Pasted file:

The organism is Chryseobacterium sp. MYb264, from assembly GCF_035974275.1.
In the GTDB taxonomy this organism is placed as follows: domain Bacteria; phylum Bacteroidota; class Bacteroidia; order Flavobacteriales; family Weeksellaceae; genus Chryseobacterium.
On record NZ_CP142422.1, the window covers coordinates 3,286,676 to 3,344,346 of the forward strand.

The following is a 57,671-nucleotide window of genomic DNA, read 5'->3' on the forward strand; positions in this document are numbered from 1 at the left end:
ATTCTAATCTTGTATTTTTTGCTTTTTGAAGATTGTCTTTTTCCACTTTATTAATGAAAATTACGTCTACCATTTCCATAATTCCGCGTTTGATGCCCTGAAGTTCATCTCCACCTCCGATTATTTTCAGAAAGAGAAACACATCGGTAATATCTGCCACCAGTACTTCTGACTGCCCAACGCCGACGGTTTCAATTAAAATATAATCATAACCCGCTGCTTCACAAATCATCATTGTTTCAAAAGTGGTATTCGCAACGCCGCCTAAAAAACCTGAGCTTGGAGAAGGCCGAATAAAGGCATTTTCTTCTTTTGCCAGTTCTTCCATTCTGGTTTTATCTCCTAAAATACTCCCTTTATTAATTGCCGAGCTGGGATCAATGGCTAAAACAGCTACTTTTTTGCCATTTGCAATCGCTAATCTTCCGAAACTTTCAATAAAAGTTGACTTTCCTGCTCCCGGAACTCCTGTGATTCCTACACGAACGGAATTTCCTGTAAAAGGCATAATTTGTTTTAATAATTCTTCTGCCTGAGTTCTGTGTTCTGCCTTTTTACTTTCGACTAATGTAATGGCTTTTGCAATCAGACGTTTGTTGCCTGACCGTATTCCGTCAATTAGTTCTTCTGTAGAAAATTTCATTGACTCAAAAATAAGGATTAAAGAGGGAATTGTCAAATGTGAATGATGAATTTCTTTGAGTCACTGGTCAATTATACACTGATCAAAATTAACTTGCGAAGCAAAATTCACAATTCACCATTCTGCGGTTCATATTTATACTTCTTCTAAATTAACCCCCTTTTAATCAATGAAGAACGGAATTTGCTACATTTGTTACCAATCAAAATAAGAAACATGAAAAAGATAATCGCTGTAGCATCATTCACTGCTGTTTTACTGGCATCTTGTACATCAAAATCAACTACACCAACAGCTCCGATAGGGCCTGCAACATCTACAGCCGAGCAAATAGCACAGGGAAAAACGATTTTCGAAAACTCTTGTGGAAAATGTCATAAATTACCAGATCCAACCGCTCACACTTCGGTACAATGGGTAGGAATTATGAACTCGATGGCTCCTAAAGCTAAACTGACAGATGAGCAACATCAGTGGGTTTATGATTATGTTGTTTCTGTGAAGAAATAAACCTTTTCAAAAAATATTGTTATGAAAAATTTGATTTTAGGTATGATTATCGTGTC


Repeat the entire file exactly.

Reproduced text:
The organism is Chryseobacterium sp. MYb264, from assembly GCF_035974275.1.
In the GTDB taxonomy this organism is placed as follows: domain Bacteria; phylum Bacteroidota; class Bacteroidia; order Flavobacteriales; family Weeksellaceae; genus Chryseobacterium.
On record NZ_CP142422.1, the window covers coordinates 3,286,676 to 3,344,346 of the forward strand.

The following is a 57,671-nucleotide window of genomic DNA, read 5'->3' on the forward strand; positions in this document are numbered from 1 at the left end:
ATTCTAATCTTGTATTTTTTGCTTTTTGAAGATTGTCTTTTTCCACTTTATTAATGAAAATTACGTCTACCATTTCCATAATTCCGCGTTTGATGCCCTGAAGTTCATCTCCACCTCCGATTATTTTCAGAAAGAGAAACACATCGGTAATATCTGCCACCAGTACTTCTGACTGCCCAACGCCGACGGTTTCAATTAAAATATAATCATAACCCGCTGCTTCACAAATCATCATTGTTTCAAAAGTGGTATTCGCAACGCCGCCTAAAAAACCTGAGCTTGGAGAAGGCCGAATAAAGGCATTTTCTTCTTTTGCCAGTTCTTCCATTCTGGTTTTATCTCCTAAAATACTCCCTTTATTAATTGCCGAGCTGGGATCAATGGCTAAAACAGCTACTTTTTTGCCATTTGCAATCGCTAATCTTCCGAAACTTTCAATAAAAGTTGACTTTCCTGCTCCCGGAACTCCTGTGATTCCTACACGAACGGAATTTCCTGTAAAAGGCATAATTTGTTTTAATAATTCTTCTGCCTGAGTTCTGTGTTCTGCCTTTTTACTTTCGACTAATGTAATGGCTTTTGCAATCAGACGTTTGTTGCCTGACCGTATTCCGTCAATTAGTTCTTCTGTAGAAAATTTCATTGACTCAAAAATAAGGATTAAAGAGGGAATTGTCAAATGTGAATGATGAATTTCTTTGAGTCACTGGTCAATTATACACTGATCAAAATTAACTTGCGAAGCAAAATTCACAATTCACCATTCTGCGGTTCATATTTATACTTCTTCTAAATTAACCCCCTTTTAATCAATGAAGAACGGAATTTGCTACATTTGTTACCAATCAAAATAAGAAACATGAAAAAGATAATCGCTGTAGCATCATTCACTGCTGTTTTACTGGCATCTTGTACATCAAAATCAACTACACCAACAGCTCCGATAGGGCCTGCAACATCTACAGCCGAGCAAATAGCACAGGGAAAAACGATTTTCGAAAACTCTTGTGGAAAATGTCATAAATTACCAGATCCAACCGCTCACACTTCGGTACAATGGGTAGGAATTATGAACTCGATGGCTCCTAAAGCTAAACTGACAGATGAGCAACATCAGTGGGTTTATGATTATGTTGTTTCTGTGAAGAAATAAACCTTTTCAAAAAATATTGTTATGAAAAATTTGATTTTAGGTATGATTATCGTGTC